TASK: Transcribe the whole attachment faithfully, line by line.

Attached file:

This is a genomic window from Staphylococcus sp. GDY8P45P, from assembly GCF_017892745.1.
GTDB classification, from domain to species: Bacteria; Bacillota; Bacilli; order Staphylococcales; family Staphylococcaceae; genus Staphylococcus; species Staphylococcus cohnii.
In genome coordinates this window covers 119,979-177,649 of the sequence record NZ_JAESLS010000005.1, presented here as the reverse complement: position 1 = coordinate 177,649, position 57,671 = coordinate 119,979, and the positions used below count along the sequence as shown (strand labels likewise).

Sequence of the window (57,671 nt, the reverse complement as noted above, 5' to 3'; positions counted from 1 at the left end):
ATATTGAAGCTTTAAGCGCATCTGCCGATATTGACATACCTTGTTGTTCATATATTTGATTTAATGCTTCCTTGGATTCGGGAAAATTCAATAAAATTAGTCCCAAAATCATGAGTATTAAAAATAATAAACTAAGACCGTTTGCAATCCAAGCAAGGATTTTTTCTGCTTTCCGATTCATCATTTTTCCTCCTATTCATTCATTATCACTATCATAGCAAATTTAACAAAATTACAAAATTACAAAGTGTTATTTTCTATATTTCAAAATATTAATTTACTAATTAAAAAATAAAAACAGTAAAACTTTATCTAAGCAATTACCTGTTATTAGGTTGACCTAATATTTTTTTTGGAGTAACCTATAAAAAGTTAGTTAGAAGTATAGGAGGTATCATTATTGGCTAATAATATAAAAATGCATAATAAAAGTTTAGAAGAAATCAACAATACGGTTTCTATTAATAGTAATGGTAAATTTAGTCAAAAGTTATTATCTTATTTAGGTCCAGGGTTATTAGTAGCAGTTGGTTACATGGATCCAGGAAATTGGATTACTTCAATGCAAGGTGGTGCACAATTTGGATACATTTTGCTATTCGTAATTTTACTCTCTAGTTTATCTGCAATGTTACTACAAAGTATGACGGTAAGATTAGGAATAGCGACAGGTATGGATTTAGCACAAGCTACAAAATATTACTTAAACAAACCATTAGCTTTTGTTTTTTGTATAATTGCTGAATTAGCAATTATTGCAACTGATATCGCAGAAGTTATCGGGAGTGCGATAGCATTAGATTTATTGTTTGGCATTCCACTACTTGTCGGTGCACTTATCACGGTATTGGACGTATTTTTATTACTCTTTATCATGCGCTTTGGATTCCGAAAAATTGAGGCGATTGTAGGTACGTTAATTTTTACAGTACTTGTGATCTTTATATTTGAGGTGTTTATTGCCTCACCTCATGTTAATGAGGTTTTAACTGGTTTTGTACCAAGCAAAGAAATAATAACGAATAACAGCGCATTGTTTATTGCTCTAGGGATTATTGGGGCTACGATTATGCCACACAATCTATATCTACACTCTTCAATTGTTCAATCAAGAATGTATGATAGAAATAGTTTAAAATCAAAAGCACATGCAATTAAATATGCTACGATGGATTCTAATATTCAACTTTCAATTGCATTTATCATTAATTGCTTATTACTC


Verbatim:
This is a genomic window from Staphylococcus sp. GDY8P45P, from assembly GCF_017892745.1.
GTDB classification, from domain to species: Bacteria; Bacillota; Bacilli; order Staphylococcales; family Staphylococcaceae; genus Staphylococcus; species Staphylococcus cohnii.
In genome coordinates this window covers 119,979-177,649 of the sequence record NZ_JAESLS010000005.1, presented here as the reverse complement: position 1 = coordinate 177,649, position 57,671 = coordinate 119,979, and the positions used below count along the sequence as shown (strand labels likewise).

Sequence of the window (57,671 nt, the reverse complement as noted above, 5' to 3'; positions counted from 1 at the left end):
ATATTGAAGCTTTAAGCGCATCTGCCGATATTGACATACCTTGTTGTTCATATATTTGATTTAATGCTTCCTTGGATTCGGGAAAATTCAATAAAATTAGTCCCAAAATCATGAGTATTAAAAATAATAAACTAAGACCGTTTGCAATCCAAGCAAGGATTTTTTCTGCTTTCCGATTCATCATTTTTCCTCCTATTCATTCATTATCACTATCATAGCAAATTTAACAAAATTACAAAATTACAAAGTGTTATTTTCTATATTTCAAAATATTAATTTACTAATTAAAAAATAAAAACAGTAAAACTTTATCTAAGCAATTACCTGTTATTAGGTTGACCTAATATTTTTTTTGGAGTAACCTATAAAAAGTTAGTTAGAAGTATAGGAGGTATCATTATTGGCTAATAATATAAAAATGCATAATAAAAGTTTAGAAGAAATCAACAATACGGTTTCTATTAATAGTAATGGTAAATTTAGTCAAAAGTTATTATCTTATTTAGGTCCAGGGTTATTAGTAGCAGTTGGTTACATGGATCCAGGAAATTGGATTACTTCAATGCAAGGTGGTGCACAATTTGGATACATTTTGCTATTCGTAATTTTACTCTCTAGTTTATCTGCAATGTTACTACAAAGTATGACGGTAAGATTAGGAATAGCGACAGGTATGGATTTAGCACAAGCTACAAAATATTACTTAAACAAACCATTAGCTTTTGTTTTTTGTATAATTGCTGAATTAGCAATTATTGCAACTGATATCGCAGAAGTTATCGGGAGTGCGATAGCATTAGATTTATTGTTTGGCATTCCACTACTTGTCGGTGCACTTATCACGGTATTGGACGTATTTTTATTACTCTTTATCATGCGCTTTGGATTCCGAAAAATTGAGGCGATTGTAGGTACGTTAATTTTTACAGTACTTGTGATCTTTATATTTGAGGTGTTTATTGCCTCACCTCATGTTAATGAGGTTTTAACTGGTTTTGTACCAAGCAAAGAAATAATAACGAATAACAGCGCATTGTTTATTGCTCTAGGGATTATTGGGGCTACGATTATGCCACACAATCTATATCTACACTCTTCAATTGTTCAATCAAGAATGTATGATAGAAATAGTTTAAAATCAAAAGCACATGCAATTAAATATGCTACGATGGATTCTAATATTCAACTTTCAATTGCATTTATCATTAATTGCTTATTACTC